Projects By Product: Pilot or Case Study

Landscape Conservation Cooperatives use a collaborative approach to identify landscape scale conservation solutions. LCCs work across jurisdictional and political boundaries to work with partners to: meet unfilled conservation needs, develop decision support tools, share data and knowledge, and facilitate and foster partnerships.

As part of a shared science strategy, LCCs coordinate closely with the National Climate Change and Wildlife Center and the eight regional Climate Science Centers.

Assessing Future Energy Development across the Appalachian LCC used models that combined data on energy development trends and identified where these may intersect with important natural resource and ecosystem services to give a more comprehensive picture of what potential energy development coul

To enhance the chances of restoring and protecting Puerto Rico’s beaches by synthesizing guidelines and procedures on beach characterization and profiling, planting, fertilization, irrigation, maintenance, monitoring, etc.

The 6 week project entails using acoustic monitoring technology to provide new information on native and endemic bats of Puerto Rico toward three specific objectives listed below. Dr. Vulinec will work with USFWS, USFS, PR-DNRE, and CLCC personnel to accomplish our shared goals.

An urgent problem that we, the Caribbean conservation community, need to address is how best to allocate scarce resources to conservation initiatives directed at cays.

This pilot project will assist the South Atlantic Landscape Conservation Cooperative (SALCC) identify issues dealing with the integration of natural and cultural resource sustainability and recommend optimal strategies for solving impacts associated with landscape stressors like climate change, i

This project seeks to develop a tool that strategically identifies priority areas for land protection. This is a pilot study to assess the extent of taxa that contain adequate genetic sampling within the south Atlantic ecoregion for characterization of intraspecific genetic variation.

With support from the North Atlantic LCC and Hurricane Sandy Disaster Mitigation funds the North Atlantic Aquatic Connectivity Collaborative (www.streamcontinuity.org) has developed a regional crossing assessment protocol and database, scoring systems

The Monarch’s View of a City project will lay the groundwork for design principles to guide the development, testing and deployment of future urban conservation for the Monarch butterfly across the Eastern half of the country.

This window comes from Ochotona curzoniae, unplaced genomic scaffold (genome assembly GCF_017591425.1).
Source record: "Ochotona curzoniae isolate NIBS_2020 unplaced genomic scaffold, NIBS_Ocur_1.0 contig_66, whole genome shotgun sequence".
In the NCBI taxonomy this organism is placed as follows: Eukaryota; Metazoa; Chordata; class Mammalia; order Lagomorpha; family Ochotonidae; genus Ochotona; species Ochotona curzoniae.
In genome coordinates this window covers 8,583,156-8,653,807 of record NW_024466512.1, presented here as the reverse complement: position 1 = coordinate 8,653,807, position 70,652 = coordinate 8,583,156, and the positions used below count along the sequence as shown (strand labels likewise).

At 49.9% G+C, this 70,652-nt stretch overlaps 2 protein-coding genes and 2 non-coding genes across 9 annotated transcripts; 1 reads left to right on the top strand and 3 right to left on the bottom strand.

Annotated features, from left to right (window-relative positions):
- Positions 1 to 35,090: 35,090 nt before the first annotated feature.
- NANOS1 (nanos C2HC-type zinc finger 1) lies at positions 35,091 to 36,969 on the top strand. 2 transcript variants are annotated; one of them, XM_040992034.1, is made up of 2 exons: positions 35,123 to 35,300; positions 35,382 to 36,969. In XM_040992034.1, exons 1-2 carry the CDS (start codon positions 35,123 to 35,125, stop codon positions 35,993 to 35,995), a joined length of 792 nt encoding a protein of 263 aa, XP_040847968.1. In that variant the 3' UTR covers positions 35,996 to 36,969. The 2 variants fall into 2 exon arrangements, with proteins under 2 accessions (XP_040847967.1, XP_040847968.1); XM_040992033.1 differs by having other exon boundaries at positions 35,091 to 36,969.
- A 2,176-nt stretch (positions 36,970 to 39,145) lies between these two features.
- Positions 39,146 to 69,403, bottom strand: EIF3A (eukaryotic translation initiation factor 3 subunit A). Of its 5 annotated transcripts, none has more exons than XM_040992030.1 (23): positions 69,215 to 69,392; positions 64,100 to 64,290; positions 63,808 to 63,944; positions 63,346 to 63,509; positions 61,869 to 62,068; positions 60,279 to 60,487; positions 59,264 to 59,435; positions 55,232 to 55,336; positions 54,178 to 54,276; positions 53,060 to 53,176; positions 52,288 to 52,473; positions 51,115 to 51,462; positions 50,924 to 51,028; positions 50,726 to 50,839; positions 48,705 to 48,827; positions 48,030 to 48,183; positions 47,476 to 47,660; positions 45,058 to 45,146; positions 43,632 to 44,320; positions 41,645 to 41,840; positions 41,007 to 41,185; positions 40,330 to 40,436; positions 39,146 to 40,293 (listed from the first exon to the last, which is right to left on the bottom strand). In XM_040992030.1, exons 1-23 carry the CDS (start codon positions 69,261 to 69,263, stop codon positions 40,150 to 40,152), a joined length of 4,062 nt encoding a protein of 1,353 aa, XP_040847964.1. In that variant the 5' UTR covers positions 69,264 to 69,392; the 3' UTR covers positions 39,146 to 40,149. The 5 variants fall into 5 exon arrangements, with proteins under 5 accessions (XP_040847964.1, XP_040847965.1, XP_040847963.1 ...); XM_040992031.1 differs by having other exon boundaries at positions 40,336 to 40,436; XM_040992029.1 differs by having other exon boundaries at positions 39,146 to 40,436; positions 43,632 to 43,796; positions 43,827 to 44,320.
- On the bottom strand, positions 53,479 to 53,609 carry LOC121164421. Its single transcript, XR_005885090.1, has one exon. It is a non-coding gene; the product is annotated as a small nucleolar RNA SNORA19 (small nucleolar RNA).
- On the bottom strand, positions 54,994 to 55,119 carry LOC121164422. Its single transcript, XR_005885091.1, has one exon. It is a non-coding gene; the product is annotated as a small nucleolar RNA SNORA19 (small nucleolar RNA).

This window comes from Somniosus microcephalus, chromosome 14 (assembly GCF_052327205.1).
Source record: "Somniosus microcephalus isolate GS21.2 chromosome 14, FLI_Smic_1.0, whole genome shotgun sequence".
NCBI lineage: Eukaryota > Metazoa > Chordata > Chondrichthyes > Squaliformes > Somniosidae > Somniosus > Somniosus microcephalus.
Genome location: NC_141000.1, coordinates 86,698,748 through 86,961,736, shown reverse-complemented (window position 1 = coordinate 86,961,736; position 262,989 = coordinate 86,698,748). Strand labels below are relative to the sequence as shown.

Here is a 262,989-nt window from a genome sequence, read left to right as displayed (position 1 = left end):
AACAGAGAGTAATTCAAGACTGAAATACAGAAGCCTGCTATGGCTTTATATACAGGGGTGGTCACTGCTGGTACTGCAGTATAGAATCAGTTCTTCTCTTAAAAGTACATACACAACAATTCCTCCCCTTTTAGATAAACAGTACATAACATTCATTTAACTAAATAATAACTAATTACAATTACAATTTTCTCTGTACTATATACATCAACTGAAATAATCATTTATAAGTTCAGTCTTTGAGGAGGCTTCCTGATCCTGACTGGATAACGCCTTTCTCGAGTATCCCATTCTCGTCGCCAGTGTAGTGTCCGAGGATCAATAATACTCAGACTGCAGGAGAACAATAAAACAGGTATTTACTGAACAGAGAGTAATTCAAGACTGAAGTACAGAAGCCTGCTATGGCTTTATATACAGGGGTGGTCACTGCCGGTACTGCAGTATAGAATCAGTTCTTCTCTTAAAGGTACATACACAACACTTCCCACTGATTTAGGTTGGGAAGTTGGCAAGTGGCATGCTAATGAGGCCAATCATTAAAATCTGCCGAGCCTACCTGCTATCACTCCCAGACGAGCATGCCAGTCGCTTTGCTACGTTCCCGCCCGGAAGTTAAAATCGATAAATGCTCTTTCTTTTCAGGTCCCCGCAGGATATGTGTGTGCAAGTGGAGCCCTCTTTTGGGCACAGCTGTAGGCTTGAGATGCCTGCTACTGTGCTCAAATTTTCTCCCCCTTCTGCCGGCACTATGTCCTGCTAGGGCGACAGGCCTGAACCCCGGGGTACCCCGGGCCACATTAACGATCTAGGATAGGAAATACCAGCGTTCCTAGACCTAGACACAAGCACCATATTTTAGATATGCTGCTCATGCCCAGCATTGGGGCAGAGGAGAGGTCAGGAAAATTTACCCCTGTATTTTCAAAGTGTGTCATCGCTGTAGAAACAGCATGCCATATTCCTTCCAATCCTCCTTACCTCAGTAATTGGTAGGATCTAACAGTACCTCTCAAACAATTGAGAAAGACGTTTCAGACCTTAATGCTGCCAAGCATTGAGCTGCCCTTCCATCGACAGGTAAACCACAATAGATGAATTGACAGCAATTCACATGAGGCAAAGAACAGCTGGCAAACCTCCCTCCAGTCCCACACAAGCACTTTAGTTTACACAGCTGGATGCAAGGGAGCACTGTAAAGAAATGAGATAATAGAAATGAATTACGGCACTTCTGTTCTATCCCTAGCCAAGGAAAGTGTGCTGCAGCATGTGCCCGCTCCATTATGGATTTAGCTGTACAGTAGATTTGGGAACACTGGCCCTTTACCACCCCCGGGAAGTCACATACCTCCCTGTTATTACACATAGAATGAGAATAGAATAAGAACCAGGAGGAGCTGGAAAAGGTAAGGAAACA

In June 2015, the Eastern Tallgrass Prairie and Big Rivers Landscape Conservation Cooperative (LCC) of the U.S. Fish & Wildlife Service (USFWS) granted $80,000 to the City of St.

Monarch butterfly and other pollinators are in trouble. Monarch butterfly habitat— including milkweed host plants and nectar food sources—has declined drastically throughout most of the United States.

In the tropics, ample freshwater is the primary resource supporting thriving human and ecological communities. In the Pacific Islands, many watersheds are threatened by climate change, urban encroachment, and invasion by water-demanding exotic plant species like strawberry guava (SG).

Foster cross-boundary integration and synthesis of landscape conservation design efforts across LCCs by 1) identifying opportunities and challenges in alternative methodologies for making individual LCC's design efforts compatible and 2) to implement a pilot effort to demonstrate these '

This project highlights the potential for LCCs to facilitate collaboration among conservation practitioners and research scientists to plan for the future.

Ecosystem services provided by floodplains include removal of nitrogen, phosphorus, and sediments, and sequestration of carbon. Effectiveness of floodplains in providing these services is dependent on the extent and location of connection between floodplain and river.

Overgrazing and fire suppression have led to a loss of deep soils and vegetative cover in the 420,000 acre Alamosa Creek watershed in southwestern New Mexico.

Construct enclosures at Columbia Mine to house approximately 60 turtles (translocated animals) that were collected off of the right-of-way for sections 2 and 4 of I-69.